Sunday 9 January 2022

Don't Look Up: A silly film about human silliness

 Last night, in a rare moment of intersection with the zeitgeist, I found myself watching the Netflix movie Don't Look Up. This film, I gather, has divided opinion sharply, the critics by and large panning it, the public loving it (it's already Netflix's third most-watched movie ever). Apparently the most stinking review came from The Guardian – which has to be a recommendation in itself.
However, I knew none of all that when I began watching this contentious piece of work; I just sat back and enjoyed it. I found it a very watchable, entertaining comedy, with some excellent performances – as you'd expect from a cast led by Leonardo DiCaprio, Meryl Streep, Cate Blanchett, Jennifer Hudson and Mark Rylance. Rylance, in particular, gives a brilliant, affectless turn as the autistic tech genius/monster who is, in effect, running the whole show (and fouling it up). DiCaprio and Hudson are obscure scientists who have discovered a new comet that is undeniably on a collision course with Earth. Needless to say, they have a job getting anyone to believe them, and they are constantly fobbed off and betrayed. Normally, this would make them the obvious heroes of the story – but there's nothing normal about Don't Look Up and these two are some way from heroic.
The film has been widely viewed as a satire on climate change 'denial' and on The Donald. However, what satire there is is pretty lame, and Meryl Streep as the President suggests not Trump but Hillary Clinton. The joke is not on the deniers, or on Trump – it's on all of us, for this is a satire on human nature (which is to say, it's a comedy). Don't Look Up is a silly film about human silliness – a tricky thing to pull off, especially with the critics, who are often too serious-minded to value silliness. I enjoyed it, I laughed quite a lot, and that's good enough for me. Oh, and the final payoff visual gag is a joy. 

Saturday 8 January 2022

A Piper Find

 When I'm in Lichfield (as I was again this week) I never need to worry about running out of reading material: the charity bookshops there are notably well stocked, and I always seem to find something of interest. On this visit I spotted Robinson, Muriel Spark's second novel, which I have never read and know nothing about, and – quite an exciting find – Romney Marsh, Illustrated and Described by John Piper, a King Penguin book published in 1950. How could I resist? It cost more money than I usually spend on these occasions, but it was in a good cause (a hospice) and it was still a very fair price – and of course King Penguins, little masterpieces of book design that they are, take up very little shelf space. How could I resist such an attractive volume?

The book is dedicated to Karen* and Osbert Lancaster, and begins with a few quotations ('Some Earlier Views') before Piper's short but informative introduction, which is followed by a list of books and articles about this hauntingly different corner of Kent – big skies, wide horizons, quiet sheep pastures (the sheep are famous) and frequent, isolated churches with strangely bare interiors. Piper is a good descriptive writer – he writes as one who knows his topographical and historical stuff and, like any artist, spends much time looking intensely at the features that interest him, especially, of course, the churches. The book continues with an alphabetical list of Romney March churches, each of which is pithily described, and many of which are illustrated in black and white. Then comes the final section, of colour plates of churches and landscape views.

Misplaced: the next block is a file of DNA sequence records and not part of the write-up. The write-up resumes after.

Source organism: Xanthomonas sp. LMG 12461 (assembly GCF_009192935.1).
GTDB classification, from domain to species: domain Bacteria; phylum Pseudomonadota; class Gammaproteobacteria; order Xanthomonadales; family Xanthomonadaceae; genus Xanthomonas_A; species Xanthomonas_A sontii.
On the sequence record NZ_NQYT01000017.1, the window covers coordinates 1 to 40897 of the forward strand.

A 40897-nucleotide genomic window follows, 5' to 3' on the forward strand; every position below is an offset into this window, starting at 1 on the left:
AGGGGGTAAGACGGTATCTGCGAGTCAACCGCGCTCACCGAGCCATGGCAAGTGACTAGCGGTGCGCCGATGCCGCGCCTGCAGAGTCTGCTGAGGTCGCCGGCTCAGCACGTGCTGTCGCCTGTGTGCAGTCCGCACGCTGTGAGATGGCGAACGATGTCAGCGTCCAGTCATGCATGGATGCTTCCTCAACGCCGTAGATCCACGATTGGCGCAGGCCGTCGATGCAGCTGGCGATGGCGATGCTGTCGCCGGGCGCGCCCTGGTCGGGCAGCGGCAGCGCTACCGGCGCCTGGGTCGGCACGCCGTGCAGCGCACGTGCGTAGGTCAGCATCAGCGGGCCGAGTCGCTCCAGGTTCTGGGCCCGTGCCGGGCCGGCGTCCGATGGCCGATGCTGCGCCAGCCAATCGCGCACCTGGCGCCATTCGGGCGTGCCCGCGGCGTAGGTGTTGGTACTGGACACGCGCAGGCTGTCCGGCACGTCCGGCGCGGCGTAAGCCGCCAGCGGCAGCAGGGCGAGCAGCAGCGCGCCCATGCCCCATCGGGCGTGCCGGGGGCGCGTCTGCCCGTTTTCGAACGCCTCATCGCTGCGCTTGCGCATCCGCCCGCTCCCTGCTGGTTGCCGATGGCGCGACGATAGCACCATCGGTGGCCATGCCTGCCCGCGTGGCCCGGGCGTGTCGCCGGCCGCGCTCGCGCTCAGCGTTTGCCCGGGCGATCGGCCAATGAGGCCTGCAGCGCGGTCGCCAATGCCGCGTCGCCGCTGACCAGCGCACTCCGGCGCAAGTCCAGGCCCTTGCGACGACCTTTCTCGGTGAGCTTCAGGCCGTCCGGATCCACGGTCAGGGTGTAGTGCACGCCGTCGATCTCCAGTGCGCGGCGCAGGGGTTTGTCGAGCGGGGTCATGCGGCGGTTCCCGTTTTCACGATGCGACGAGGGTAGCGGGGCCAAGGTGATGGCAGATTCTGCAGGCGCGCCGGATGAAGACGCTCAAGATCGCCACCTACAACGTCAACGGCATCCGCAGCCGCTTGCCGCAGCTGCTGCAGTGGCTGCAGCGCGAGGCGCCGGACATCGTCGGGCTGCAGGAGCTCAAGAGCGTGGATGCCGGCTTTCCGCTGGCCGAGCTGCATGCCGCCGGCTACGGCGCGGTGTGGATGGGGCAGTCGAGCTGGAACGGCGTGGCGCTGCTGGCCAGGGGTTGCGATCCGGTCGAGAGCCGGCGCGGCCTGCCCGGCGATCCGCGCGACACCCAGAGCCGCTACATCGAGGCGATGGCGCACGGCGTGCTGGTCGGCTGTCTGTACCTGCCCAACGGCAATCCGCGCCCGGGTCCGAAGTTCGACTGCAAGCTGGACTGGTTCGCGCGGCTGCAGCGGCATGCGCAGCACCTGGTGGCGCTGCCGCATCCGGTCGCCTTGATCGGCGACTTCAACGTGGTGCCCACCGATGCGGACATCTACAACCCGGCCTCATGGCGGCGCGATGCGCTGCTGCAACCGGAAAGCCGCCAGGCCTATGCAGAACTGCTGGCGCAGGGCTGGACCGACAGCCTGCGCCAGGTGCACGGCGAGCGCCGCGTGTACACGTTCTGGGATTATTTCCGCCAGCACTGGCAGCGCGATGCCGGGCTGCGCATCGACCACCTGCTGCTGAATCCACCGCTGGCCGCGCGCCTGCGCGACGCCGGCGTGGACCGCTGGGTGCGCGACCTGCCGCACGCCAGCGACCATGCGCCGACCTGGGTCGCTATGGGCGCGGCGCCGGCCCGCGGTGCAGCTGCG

The plates below show two views of St George, Ivychurch, the 'cathedral of the Marsh'. 'Owing to the pitting and scoring of the stonework by weather,' writes Piper, 'this church takes on the mood of the day in its appearance, looking dark on a grey day and pale and silvery on a clear one'. Piper seems to have drawn it on a day of mixed weather. It could have been worse: as the King (George VI) famously remarked to him at an exhibition, 'You seem to have very bad luck with your weather, Mr Piper.'

* Osbert's first wife.

Monday 3 January 2022

'I had not thought that it would be like this'

 And here's another case in point: Charles Causley. I knew he was good, I was familiar with several of his children's poems and other popular works, and I remember thinking that, with his simple direct style, he'd have been the perfect successor to John Betjeman as poet laureate (as did Ted Hughes and Philip Larkin). However, I had no idea of just how good he could be until the other day I chanced on his 'Eden Rock', a poem of love and memory and death that seems to me just about perfect...

They are waiting for me somewhere beyond Eden Rock:
My father, twenty-five, in the same suit
Of Genuine Irish Tweed, his terrier Jack
Still two years old and trembling at his feet.

My mother, twenty-three, in a sprigged dress
Drawn at the waist, ribbon in her straw hat,
Has spread the stiff white cloth over the grass.
Her hair, the colour of wheat, takes on the light.

She pours tea from a Thermos, the milk straight
From an old H.P. sauce-bottle, a screw
Of paper for a cork; slowly sets out
The same three plates, the tin cups painted blue.

The sky whitens as if lit by three suns.
My mother shades her eyes and looks my way
Over the drifted stream. My father spins
A stone along the water. Leisurely, 

They beckon to me from the other bank.
I hear them call, ‘See where the stream-path is!
Crossing is not as hard as you might think.’